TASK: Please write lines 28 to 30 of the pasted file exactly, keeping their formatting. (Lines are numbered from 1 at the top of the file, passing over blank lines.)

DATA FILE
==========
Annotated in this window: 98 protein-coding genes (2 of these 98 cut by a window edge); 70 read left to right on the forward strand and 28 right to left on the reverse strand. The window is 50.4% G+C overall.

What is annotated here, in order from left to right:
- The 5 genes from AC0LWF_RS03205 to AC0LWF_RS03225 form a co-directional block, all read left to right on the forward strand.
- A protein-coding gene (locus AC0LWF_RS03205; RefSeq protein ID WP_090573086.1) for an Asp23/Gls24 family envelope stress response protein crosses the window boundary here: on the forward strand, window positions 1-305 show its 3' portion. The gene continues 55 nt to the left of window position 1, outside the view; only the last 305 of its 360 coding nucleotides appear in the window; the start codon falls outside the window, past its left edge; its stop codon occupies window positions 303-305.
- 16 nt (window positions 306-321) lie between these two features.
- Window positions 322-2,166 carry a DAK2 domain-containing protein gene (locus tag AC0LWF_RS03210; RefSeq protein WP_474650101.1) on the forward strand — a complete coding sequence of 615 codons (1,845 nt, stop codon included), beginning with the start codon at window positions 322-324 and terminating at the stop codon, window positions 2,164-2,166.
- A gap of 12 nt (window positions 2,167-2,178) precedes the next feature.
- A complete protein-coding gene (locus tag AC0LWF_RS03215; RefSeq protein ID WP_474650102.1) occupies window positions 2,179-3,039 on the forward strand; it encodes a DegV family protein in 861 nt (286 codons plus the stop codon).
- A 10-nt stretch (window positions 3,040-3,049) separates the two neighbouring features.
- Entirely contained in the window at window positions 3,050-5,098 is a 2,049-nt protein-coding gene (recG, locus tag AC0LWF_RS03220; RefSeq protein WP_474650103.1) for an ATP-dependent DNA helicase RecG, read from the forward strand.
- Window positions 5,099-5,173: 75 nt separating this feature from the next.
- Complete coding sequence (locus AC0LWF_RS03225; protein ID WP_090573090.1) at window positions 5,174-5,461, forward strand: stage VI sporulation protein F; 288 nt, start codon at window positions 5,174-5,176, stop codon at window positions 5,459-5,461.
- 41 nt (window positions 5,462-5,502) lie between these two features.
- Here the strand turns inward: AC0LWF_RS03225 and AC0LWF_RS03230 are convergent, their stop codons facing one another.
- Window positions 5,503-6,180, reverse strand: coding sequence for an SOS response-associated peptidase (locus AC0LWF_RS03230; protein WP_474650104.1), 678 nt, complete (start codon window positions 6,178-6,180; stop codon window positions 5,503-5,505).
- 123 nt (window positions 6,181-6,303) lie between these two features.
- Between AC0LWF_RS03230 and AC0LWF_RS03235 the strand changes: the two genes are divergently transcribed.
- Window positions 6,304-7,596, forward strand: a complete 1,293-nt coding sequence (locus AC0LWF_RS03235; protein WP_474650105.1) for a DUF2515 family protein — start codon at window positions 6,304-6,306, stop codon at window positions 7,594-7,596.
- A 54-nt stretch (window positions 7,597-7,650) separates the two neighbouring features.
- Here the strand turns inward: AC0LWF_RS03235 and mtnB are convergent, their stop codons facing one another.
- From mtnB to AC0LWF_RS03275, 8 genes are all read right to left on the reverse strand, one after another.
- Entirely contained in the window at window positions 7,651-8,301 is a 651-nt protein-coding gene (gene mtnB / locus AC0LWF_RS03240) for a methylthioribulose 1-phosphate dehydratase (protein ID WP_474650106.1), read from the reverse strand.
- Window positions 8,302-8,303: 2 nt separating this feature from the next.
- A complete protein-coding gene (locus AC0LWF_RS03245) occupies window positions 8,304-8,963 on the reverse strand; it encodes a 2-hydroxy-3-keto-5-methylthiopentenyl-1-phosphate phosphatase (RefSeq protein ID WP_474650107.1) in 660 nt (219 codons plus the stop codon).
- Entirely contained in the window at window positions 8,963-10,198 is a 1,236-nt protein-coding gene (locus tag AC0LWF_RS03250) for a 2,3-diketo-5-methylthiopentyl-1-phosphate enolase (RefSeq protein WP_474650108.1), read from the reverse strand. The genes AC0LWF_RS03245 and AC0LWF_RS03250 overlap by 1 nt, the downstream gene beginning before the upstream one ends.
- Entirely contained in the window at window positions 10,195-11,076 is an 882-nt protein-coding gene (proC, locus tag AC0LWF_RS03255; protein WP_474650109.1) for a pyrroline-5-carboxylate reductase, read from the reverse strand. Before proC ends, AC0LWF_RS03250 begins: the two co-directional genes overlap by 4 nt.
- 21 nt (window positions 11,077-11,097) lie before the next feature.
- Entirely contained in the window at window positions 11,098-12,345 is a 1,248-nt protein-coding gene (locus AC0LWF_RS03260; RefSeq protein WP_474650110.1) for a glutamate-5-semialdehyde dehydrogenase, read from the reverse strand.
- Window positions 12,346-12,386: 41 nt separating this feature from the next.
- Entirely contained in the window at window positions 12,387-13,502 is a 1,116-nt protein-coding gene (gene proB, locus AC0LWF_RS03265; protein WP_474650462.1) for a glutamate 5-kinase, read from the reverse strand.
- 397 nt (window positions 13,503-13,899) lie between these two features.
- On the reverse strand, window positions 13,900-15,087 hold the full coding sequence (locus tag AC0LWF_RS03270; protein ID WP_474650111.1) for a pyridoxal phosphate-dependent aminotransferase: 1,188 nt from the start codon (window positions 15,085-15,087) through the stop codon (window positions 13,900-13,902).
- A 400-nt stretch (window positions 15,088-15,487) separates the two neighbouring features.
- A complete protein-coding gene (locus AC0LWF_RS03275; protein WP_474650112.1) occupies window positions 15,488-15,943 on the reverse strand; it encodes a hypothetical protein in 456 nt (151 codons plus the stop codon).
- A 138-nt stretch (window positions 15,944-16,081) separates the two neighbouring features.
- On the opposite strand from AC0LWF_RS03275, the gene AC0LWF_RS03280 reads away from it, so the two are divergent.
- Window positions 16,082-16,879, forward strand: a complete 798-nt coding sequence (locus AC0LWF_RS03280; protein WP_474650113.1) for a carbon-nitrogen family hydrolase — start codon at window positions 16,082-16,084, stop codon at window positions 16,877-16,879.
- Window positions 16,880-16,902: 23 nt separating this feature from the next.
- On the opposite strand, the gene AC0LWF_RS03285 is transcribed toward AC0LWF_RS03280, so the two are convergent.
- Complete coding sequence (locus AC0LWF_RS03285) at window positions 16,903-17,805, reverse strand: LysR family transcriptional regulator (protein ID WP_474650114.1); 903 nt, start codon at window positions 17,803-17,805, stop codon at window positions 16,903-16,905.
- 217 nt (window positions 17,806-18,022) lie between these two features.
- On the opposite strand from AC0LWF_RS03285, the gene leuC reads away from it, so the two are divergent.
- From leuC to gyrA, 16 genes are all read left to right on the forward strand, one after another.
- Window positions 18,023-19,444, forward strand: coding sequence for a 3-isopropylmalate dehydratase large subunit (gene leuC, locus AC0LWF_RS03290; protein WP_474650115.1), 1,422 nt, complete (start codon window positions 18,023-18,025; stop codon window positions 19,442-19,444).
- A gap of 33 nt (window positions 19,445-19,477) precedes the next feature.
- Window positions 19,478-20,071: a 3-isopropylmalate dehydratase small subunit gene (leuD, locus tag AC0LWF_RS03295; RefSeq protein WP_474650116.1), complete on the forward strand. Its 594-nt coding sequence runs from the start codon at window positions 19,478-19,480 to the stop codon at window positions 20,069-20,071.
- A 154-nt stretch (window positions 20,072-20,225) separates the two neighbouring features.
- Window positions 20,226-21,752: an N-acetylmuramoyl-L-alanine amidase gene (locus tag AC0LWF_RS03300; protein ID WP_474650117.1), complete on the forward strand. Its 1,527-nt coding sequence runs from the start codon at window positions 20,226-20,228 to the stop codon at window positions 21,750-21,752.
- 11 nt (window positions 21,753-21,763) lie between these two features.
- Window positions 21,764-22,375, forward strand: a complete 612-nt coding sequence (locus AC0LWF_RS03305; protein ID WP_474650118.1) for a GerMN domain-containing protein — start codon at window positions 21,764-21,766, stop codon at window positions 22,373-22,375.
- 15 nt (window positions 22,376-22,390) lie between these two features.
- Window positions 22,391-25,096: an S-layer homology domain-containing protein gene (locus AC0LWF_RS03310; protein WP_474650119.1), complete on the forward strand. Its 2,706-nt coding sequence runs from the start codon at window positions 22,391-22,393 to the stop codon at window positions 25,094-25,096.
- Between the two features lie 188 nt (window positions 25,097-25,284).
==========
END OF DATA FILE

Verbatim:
- Entirely contained in the window at window positions 11,098-12,345 is a 1,248-nt protein-coding gene (locus AC0LWF_RS03260; RefSeq protein WP_474650110.1) for a glutamate-5-semialdehyde dehydrogenase, read from the reverse strand.
- Window positions 12,346-12,386: 41 nt separating this feature from the next.
- Entirely contained in the window at window positions 12,387-13,502 is a 1,116-nt protein-coding gene (gene proB, locus AC0LWF_RS03265; protein WP_474650462.1) for a glutamate 5-kinase, read from the reverse strand.